When you go for your final fitting, your alterations specialist will insist that you have someone come with you to learn how to bustle the gown and recommend that you take video as well. Make sure you also allot 5-10 minutes for the actual bustling before your grand entrance into the reception.




3. Tell folks what to do!




I’ve been to several weddings where the music changes, the bride begins her walk, the guests all stand as she passes, and then… they stay standing the entire time because no one ever says “please be seated”. I’ve also had to track down many a Great Aunt Susan who didn’t realize she needed to stay at the ceremony space for photos, and had to discreetly notify someone that their iPad was blocking the photographer’s shot. Be sure to have your officiant include these instructions in their ceremony script to avoid any issues:





  • Before the processional begins, “Please silence and put away your cell phones”
  • After the bride comes to the head of the aisle and is situated, “Please be seated”
  • After the recessional, “Family, please stay seated for photos. Guests, please proceed to the reception area” and include directions to that area.





As part of booking with me, I’ll create an airtight timeline and communicate it to the vendors that need it (photographer, videographer & DJ are the big ones, but catering as well). It’s your responsibility to get that timeline to your bridal party, family, setup crew, or anyone else that needs to be at the venue at a specific time. Anyone involved in the processional and/or ceremony should plan to be at the venue, dressed and ready to go, no later than 30 minutes prior to invitation time. If they have any duties on the wedding day that are very specific and time-sensitive, make sure to discuss these duties with them ahead of time.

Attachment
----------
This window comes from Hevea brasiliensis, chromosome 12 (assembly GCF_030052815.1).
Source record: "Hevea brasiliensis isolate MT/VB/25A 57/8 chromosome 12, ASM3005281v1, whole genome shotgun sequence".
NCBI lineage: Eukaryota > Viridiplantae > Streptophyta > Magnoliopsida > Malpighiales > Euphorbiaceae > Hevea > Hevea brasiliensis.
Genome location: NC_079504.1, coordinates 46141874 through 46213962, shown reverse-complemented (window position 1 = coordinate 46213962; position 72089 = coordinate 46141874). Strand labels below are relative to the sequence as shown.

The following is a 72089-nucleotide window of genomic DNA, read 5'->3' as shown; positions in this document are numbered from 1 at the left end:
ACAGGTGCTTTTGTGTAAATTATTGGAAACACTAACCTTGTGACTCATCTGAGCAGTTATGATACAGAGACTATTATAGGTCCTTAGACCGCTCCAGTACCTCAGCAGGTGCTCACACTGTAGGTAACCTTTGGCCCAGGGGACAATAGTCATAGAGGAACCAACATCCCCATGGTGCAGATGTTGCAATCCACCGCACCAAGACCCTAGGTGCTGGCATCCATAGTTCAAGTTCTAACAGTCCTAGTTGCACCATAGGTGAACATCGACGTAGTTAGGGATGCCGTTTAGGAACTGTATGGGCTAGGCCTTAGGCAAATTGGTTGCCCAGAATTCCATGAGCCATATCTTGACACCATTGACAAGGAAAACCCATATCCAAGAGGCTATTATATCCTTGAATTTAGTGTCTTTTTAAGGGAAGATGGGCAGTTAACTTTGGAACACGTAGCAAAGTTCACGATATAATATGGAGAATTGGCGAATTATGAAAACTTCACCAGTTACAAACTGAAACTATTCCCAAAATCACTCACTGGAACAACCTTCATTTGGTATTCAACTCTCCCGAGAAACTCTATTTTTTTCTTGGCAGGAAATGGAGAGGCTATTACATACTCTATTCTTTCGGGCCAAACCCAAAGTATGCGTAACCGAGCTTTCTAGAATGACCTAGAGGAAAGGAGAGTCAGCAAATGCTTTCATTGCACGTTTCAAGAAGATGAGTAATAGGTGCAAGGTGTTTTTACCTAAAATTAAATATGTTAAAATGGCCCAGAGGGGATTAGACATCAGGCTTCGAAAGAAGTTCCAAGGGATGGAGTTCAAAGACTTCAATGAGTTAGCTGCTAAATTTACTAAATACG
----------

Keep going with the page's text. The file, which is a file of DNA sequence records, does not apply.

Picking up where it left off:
2. Make a meal plan.




One of the questions on my questionnaire is what you’re having for lunch and when. This isn’t important for me to know, as it typically happens before I arrive, but I have it on there to make sure that you actually eat food that day. Wedding dresses are heavy and thick, so you’ll most likely be hot, and it’s a really intense, emotional day that’s also really long. There’s a lot going on and it’s really easy to forget to eat.




Make sure you have a lunch plan in place that’s more detailed than “eh, someone will pick something up” – it should be “Aunt A will pick up from Restaurant B at noon” specifically. In addition, have a plan in place for how you’ll get your plate for dinner. If you’re booked with me, I’ll deliver it to your table as soon as you sit down, but you can also ask your caterers to do that for you or put a member of your bridal party in charge of it.




1. Ice & water!




This is Texas, and if your wedding is between the months of March and November, you’re well-aware that it could be 90 degrees or hotter on your wedding day. This means ice will melt a lot faster than it may typically, especially if you’re having a self-serve cooler that will be opened and closed a ton, and maybe not always closed properly. Buy enough ice to fill your coolers twice and keep the extras in an indoor freezer that’s easily accessible, or a high-quality cooler that will remain sealed until you need that ice.




Even if your caterer is bringing a water dispenser, you should still buy a few cases of bottled water or have another plan in place for water, since most caterers leave an hour or two before reception end. In the week leading up to your wedding, review the weather forecast. If your venue is outdoors and it will be 80 or higher, I recommend having at least 6 bottles per person. If your caterer is bringing water, you can probably get away with 3-4. However much water you decide is enough, add a case.




Overall, the core of this advice is to avoid making assumptions. Having a day-of coordinator will help mitigate any issues that may arise if you forget about any of the above, but having these plans in place will go a long way to making your day run smoothly. Even if something does go wrong, take a deep breath and remember – so long as you’re married at the end of the night, it’s still a great day!